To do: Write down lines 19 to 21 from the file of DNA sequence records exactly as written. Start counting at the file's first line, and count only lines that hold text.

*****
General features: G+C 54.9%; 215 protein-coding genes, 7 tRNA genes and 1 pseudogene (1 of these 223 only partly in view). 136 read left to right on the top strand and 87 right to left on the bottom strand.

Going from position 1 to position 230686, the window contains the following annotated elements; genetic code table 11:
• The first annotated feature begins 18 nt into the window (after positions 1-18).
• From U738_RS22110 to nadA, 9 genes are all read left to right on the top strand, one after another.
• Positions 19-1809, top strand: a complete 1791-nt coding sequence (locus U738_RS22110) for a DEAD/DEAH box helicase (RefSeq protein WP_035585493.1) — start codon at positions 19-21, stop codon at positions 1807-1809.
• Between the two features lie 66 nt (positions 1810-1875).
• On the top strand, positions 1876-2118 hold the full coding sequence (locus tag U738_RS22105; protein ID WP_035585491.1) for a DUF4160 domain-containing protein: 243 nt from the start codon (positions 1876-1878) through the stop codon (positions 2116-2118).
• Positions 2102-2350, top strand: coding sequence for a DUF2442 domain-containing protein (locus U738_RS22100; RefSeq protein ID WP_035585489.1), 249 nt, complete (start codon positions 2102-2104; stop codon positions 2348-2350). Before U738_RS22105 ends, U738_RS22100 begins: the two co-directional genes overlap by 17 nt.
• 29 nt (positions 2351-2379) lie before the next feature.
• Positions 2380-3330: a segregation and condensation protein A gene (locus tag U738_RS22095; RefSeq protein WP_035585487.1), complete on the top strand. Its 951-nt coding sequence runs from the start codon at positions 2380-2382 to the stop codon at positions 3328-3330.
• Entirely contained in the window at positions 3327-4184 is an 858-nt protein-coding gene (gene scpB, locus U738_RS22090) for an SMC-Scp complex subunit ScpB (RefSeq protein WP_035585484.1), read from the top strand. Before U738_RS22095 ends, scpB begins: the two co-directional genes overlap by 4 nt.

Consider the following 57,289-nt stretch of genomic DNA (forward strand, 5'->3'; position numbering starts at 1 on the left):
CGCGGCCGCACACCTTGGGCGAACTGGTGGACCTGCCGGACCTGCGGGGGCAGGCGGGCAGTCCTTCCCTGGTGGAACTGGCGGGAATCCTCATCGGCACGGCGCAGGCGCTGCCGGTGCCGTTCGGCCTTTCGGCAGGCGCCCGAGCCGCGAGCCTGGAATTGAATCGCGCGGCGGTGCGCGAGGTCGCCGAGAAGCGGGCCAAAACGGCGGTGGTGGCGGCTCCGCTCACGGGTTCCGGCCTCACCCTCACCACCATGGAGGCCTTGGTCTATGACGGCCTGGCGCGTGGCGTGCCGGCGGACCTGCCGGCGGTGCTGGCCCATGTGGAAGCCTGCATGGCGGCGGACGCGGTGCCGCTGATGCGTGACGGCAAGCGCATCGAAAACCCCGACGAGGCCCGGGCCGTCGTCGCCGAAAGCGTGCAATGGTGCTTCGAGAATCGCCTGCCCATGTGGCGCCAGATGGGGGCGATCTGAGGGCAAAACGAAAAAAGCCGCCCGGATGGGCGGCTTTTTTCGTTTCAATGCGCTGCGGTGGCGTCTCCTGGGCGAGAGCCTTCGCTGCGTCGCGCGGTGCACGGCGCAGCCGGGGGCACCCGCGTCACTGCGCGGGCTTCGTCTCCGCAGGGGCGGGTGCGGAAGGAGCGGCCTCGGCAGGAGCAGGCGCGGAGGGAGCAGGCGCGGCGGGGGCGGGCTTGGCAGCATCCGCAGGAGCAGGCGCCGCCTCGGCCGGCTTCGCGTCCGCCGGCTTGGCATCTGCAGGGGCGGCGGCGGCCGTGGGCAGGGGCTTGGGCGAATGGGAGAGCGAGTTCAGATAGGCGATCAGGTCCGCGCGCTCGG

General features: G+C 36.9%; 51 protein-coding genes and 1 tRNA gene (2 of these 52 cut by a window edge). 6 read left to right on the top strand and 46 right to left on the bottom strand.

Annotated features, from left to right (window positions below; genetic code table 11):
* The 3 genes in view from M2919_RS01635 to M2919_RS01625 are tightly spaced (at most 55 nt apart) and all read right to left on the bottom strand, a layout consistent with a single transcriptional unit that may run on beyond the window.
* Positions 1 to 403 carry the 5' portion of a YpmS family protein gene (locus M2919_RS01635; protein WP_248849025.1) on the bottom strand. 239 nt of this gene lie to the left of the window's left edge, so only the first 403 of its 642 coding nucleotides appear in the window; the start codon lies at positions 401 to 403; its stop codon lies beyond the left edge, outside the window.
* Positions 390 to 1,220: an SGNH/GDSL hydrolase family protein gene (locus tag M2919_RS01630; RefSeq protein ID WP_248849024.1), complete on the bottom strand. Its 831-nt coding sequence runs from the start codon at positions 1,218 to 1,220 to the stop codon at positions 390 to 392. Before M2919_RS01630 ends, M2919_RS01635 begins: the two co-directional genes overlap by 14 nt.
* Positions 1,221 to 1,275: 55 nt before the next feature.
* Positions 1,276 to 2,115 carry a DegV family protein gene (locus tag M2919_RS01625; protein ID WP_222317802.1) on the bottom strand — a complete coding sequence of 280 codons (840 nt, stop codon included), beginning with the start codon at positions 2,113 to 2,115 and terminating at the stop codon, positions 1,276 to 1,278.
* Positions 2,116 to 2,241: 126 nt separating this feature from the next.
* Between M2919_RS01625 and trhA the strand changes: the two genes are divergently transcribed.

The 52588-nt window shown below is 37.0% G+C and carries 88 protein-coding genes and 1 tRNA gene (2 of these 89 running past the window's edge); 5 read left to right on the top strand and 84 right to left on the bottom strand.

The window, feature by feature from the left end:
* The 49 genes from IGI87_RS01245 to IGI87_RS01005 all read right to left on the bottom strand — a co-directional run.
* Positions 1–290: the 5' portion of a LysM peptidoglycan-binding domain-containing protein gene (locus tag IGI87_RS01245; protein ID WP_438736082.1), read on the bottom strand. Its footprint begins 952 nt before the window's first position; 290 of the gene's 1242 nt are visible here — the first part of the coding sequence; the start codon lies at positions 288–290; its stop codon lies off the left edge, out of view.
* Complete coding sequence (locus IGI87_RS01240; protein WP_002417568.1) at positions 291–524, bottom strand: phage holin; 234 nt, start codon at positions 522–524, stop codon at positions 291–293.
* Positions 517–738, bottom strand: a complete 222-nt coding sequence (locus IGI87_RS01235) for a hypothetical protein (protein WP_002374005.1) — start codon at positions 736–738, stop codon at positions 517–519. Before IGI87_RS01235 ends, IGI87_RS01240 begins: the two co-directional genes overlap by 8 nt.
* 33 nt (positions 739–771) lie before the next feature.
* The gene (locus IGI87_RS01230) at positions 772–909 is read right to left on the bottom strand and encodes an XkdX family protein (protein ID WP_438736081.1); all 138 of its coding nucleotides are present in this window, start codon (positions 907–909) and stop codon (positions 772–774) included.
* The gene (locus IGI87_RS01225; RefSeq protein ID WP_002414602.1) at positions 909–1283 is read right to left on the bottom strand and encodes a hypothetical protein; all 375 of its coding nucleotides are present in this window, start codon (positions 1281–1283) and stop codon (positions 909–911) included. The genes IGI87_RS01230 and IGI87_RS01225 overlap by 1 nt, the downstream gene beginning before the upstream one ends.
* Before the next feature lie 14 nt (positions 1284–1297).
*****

* Positions 1,221 to 1,275: 55 nt before the next feature.
* Positions 1,276 to 2,115 carry a DegV family protein gene (locus tag M2919_RS01625; protein ID WP_222317802.1) on the bottom strand — a complete coding sequence of 280 codons (840 nt, stop codon included), beginning with the start codon at positions 2,113 to 2,115 and terminating at the stop codon, positions 1,276 to 1,278.
* Positions 2,116 to 2,241: 126 nt separating this feature from the next.